I have also set up my Fuji X cameras, all three of them to shoot black and white Jpegs and color raw files at the same time. So what I see in the viewfinder and LCD screen is a black and white (monochrome) image.
Adjective: 1) having only one color, 2) representing colors with shades of gray (photography).
Origin: From Ancient Greek μονόχρωμος (monókhrōmos), from μόνος (mónos, “one”) + χρῶμα (khrôma, “color”); mono- + -chrome.
First known use: Early decades of the 19th century.
Digital photography, monochrome is the capture of only shades of black by the sensor, or by post-processing a color image to present only the perceived brightness by combining the values of multiple channels (usually red, blue, and green). The weighting of individual channels may be selected to achieve a desired artistic effect; if only the red channel is selected by the weighting then the effect will be similar to that of using a red filter on panchromatic film. If the red channel is eliminated and the green and blue combined then the effect will be similar to that of orthochromatic film or the use of a cyan filter on panchromatic film. The selection of weighting thus allows a wide range of artistic expression in the final monochromatic image.
Please do not turn the page, click through to another story because the word Cancer is in the title of this article because this is about a dignity that rarely ever gets recorded. I do not know anyone, any more who has lived their lives without either themselves or someone they know who has fought this battle.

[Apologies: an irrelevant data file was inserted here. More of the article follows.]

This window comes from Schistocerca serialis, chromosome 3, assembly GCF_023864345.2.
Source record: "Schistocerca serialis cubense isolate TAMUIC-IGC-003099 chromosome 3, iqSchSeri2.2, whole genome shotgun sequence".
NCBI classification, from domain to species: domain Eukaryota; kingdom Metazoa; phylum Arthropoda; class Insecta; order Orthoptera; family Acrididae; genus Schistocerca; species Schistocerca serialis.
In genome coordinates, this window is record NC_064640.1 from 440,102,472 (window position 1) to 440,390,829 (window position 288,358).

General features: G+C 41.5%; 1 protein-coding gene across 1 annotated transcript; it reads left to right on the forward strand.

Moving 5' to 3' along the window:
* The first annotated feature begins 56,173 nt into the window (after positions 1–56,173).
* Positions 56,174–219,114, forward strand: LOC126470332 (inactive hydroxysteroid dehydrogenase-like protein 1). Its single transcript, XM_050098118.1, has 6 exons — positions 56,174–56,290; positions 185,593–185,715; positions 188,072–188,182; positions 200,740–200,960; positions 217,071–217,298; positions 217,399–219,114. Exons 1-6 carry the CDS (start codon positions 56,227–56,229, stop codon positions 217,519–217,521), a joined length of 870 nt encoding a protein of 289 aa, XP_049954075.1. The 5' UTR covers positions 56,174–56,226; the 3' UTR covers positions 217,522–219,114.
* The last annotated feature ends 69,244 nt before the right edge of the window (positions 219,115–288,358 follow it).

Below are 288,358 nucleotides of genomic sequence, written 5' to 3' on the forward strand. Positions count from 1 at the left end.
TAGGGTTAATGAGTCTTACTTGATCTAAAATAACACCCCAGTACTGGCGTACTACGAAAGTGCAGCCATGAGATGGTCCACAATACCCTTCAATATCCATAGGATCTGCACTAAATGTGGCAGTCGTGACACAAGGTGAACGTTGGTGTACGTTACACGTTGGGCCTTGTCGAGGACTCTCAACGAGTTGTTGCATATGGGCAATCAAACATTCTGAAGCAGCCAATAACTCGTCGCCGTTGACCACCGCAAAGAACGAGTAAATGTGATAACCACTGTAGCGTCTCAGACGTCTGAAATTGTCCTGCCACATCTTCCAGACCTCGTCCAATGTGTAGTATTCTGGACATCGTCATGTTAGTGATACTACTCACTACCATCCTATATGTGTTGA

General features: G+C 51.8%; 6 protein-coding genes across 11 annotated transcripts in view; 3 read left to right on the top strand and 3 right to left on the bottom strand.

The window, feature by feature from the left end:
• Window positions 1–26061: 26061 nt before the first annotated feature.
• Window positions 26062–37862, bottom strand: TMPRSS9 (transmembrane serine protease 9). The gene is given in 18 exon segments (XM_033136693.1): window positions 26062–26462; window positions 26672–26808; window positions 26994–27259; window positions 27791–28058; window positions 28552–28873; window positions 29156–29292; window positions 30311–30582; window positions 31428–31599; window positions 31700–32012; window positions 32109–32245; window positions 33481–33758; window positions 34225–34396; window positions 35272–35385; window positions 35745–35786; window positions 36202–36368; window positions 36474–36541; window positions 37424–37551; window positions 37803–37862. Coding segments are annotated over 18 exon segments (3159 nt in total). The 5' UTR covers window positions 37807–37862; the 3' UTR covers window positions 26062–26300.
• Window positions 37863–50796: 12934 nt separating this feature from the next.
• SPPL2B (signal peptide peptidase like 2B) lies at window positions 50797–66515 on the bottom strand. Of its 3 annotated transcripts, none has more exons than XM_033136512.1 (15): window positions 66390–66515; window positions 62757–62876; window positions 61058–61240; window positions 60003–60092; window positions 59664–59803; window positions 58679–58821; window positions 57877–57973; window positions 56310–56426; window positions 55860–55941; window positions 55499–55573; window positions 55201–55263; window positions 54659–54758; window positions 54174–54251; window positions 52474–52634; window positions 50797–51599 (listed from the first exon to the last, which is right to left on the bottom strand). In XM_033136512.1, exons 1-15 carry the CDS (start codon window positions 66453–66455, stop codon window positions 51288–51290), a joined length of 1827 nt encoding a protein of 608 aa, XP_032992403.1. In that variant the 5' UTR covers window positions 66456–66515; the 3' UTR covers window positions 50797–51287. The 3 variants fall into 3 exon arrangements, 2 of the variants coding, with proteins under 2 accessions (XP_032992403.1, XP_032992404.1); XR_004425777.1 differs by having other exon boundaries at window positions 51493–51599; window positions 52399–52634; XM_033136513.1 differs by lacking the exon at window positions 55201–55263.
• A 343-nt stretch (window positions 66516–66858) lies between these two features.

I am not saying that I could every muster the mental or physical strength to do what this incredible photographer did, but my heart felt feelings go out to her and her family as a 74 year old man who has always treated photography as an art and even more so a documented history of my life and the lives of others.
I would not assume that this was easy. But it seems that she took the tools of her profession and mustered all her skills to tell a story that not only was about her family, her life, but so many others as well.